An Increasing Global Concern
An Increasing Global Concern
Glaucoma is a major global health problem, and all types of the disease combined are the second leading cause of blindness worldwide, with approximately 6.7 million people being blinded as a result of the disease.1 With the predicted increase in life expectancy, the anticipated number of people becoming blind from the disease will rise substantially in the near future. Despite increasing public health awareness and the availability of advanced-technology diagnostic tests in developed countries, a high proportion of glaucoma cases remain undiagnosed in the community. Improved strategies for achieving earlier and more accurate diagnosis of glaucoma will facilitate the prompt implementation of effective treatment options, and subsequently will minimise the anticipated rising burden of the disease in the near future.
The Problem of Early Detection of Glaucoma
Various population-based epidemiological studies have reported that more than 50% of glaucoma cases remain undiagnosed, even in developed countries.2–5 High prevalence estimates of undiagnosed glaucoma are consistent with the lack of cost-effective screening methods for glaucoma. Despite being a major risk factor for glaucoma, elevated intraocular pressure (IOP) lacks sensitivity and specificity in glaucoma diagnosis since it is not present in a high proportion of affected patients at the time of diagnosis, while many people without glaucoma present with elevated IOP. Also, possible reasons for thehigh prevalence of undiagnosed glaucoma include the fact that glaucoma is a silent, asymptomatic disease.
Visual function may not deteriorate significantly until advanced stages of the disease. However, even in the advanced stages of the disease glaucoma can remain undiagnosed due to lack of regular visits to an ophthalmologist or lack of thoroughness at the eye examination. In a recent population-based study of the major eye diseases in Greece – the Thessaloniki Eye Study – a high prevalence of undiagnosed glaucoma (approximately 50%) was reported. The majority of cases were not at early glaucoma stage: mean cup-to-disc (c/d) ratio of undiagnosed glaucoma cases was 0.7, and mean visual field Advanced Glaucoma Intervention Study (AGIS) score was 6.4.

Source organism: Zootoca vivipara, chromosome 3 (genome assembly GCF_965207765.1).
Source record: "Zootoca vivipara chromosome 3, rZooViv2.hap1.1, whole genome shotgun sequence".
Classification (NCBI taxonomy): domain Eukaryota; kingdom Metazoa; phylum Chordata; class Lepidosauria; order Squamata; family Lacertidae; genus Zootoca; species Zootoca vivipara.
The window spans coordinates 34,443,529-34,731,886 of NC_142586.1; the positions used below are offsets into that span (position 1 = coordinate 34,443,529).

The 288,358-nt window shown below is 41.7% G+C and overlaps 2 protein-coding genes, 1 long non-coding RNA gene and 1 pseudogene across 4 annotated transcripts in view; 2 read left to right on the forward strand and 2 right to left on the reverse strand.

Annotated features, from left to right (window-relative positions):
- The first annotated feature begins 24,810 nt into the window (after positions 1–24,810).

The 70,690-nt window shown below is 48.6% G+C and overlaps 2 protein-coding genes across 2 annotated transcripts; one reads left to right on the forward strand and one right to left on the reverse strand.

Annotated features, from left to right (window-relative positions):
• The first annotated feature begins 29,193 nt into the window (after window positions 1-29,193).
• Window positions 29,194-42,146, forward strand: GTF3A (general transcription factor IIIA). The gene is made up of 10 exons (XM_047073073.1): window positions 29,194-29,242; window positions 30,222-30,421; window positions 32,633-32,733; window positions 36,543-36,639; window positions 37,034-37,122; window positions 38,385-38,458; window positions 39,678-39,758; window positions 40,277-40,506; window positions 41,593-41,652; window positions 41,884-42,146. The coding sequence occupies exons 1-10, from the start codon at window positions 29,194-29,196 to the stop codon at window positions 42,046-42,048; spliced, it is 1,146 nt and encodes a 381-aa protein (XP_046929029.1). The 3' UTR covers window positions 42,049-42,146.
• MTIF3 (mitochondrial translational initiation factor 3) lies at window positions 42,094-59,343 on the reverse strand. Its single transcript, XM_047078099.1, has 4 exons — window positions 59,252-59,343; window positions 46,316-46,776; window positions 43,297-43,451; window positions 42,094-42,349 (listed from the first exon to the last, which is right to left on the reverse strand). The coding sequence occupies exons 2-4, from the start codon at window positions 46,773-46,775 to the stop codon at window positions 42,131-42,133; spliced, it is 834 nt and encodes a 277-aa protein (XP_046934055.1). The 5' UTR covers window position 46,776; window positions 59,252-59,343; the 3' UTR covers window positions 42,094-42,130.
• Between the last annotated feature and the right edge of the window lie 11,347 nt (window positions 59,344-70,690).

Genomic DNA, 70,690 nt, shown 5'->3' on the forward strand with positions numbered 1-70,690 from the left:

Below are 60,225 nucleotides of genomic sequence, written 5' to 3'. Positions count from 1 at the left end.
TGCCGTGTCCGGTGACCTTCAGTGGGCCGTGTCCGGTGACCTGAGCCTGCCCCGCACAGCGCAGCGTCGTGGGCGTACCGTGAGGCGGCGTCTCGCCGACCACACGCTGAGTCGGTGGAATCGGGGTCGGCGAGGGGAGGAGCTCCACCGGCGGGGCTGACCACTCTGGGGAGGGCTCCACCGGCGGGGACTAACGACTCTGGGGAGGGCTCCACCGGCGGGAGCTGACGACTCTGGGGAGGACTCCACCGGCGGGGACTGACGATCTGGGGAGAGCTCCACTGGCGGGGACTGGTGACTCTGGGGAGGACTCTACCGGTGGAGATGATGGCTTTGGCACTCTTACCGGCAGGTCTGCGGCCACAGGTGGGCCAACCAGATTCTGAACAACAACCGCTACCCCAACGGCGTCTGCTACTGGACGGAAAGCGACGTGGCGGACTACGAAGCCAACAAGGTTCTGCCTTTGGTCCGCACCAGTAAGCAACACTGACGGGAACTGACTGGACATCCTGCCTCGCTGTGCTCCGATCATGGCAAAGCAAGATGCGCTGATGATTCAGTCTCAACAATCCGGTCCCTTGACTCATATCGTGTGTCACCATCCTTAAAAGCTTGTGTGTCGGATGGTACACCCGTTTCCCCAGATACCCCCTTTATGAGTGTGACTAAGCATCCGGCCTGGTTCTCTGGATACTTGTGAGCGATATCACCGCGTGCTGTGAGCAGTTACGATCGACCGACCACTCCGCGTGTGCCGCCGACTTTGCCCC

A subsequent analysis of factors associated with non-diagnosis showed that glaucoma patients who had not seen an eye doctor during the previous year had six-fold increased odds of being undiagnosed compared with patients who had visited an eye doctor during the last year.6 Also, primary open-angle glaucoma (POAG) patients had a four-fold increased risk of being undiagnosed compared with pseudoexfoliative glaucoma patients, indicating that the thoroughness at the eye examination and the performance of the eye doctors in diagnosing glaucoma may increase when pseudoexfoliative material is present. Furthermore, the Visual Impairment Project (VIP), a population-based study in Australia, reported that an increased passage of time since the last visit to an eye-care provider was associated with an elevated risk of undiagnosed glaucoma.7 Additionally, the type of eye professional seen within the previous 12 months was statistically significantly different between the diagnosed and undiagnosed glaucoma groups, with the undiagnosed group being more likely to be examined by an optometrist.8
Increased patient motivation for regular visits to the eye care professionals, improved training of the latter and standardisation of examination protocols could facilitate better detection rates with conventional clinical examination diagnostic tools.
The Problem of Detection of Early Glaucoma
The structural changes at the optic nerve head and nerve fibre layer loss are the most common first signs of glaucoma neuropathy and usually precede the functional visual field deterioration. Subjective estimation of the c/d area ratio by biomicroscopy has long been used to quantify the degree of cupping in glaucoma in the clinical setting. However, this method remains essentially qualitative, and detection of early glaucomatous signs and progressive glaucomatous changes in the optic disc using this method is extremely difficult due to poor sensitivity and high inter- and intraobserver variability.
Photography of the optic disc is a traditional method of documenting the appearance of and demonstrating longitudinal changes in the disc. However, these non-quantitative methods require subjective clinical interpretation and sometimes lack the sensitivity needed to detect the subtle structural changes that occur in early glaucoma stages. In the Thessaloniki Eye Study, a smaller c/d ratio was strongly associated with an increased risk of undiagnosed POAG, which highlights the inherited difficulties of identifying the early signs of the disease in subjects with small cupping.